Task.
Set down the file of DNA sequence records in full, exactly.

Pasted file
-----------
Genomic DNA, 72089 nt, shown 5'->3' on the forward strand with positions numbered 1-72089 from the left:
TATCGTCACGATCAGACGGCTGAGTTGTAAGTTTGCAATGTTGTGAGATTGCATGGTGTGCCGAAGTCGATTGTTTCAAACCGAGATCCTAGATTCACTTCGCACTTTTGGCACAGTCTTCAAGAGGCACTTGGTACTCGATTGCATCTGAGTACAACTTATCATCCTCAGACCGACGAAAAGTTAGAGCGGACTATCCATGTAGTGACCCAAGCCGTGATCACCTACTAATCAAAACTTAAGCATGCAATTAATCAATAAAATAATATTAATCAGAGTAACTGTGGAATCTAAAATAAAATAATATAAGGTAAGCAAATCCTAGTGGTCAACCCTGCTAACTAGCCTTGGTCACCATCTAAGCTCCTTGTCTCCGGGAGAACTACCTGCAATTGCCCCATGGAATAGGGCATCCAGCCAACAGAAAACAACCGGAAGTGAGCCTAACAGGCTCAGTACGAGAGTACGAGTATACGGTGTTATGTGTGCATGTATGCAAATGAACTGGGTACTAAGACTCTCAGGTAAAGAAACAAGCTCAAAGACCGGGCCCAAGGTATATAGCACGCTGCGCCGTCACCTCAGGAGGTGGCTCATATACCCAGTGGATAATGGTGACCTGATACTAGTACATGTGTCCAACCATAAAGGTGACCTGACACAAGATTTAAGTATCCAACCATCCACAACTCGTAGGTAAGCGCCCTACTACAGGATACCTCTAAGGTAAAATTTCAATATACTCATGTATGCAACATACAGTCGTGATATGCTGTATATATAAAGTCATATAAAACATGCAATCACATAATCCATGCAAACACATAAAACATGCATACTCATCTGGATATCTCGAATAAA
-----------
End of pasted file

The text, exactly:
Genomic DNA, 72089 nt, shown 5'->3' on the forward strand with positions numbered 1-72089 from the left:
TATCGTCACGATCAGACGGCTGAGTTGTAAGTTTGCAATGTTGTGAGATTGCATGGTGTGCCGAAGTCGATTGTTTCAAACCGAGATCCTAGATTCACTTCGCACTTTTGGCACAGTCTTCAAGAGGCACTTGGTACTCGATTGCATCTGAGTACAACTTATCATCCTCAGACCGACGAAAAGTTAGAGCGGACTATCCATGTAGTGACCCAAGCCGTGATCACCTACTAATCAAAACTTAAGCATGCAATTAATCAATAAAATAATATTAATCAGAGTAACTGTGGAATCTAAAATAAAATAATATAAGGTAAGCAAATCCTAGTGGTCAACCCTGCTAACTAGCCTTGGTCACCATCTAAGCTCCTTGTCTCCGGGAGAACTACCTGCAATTGCCCCATGGAATAGGGCATCCAGCCAACAGAAAACAACCGGAAGTGAGCCTAACAGGCTCAGTACGAGAGTACGAGTATACGGTGTTATGTGTGCATGTATGCAAATGAACTGGGTACTAAGACTCTCAGGTAAAGAAACAAGCTCAAAGACCGGGCCCAAGGTATATAGCACGCTGCGCCGTCACCTCAGGAGGTGGCTCATATACCCAGTGGATAATGGTGACCTGATACTAGTACATGTGTCCAACCATAAAGGTGACCTGACACAAGATTTAAGTATCCAACCATCCACAACTCGTAGGTAAGCGCCCTACTACAGGATACCTCTAAGGTAAAATTTCAATATACTCATGTATGCAACATACAGTCGTGATATGCTGTATATATAAAGTCATATAAAACATGCAATCACATAATCCATGCAAACACATAAAACATGCATACTCATCTGGATATCTCGAATAAA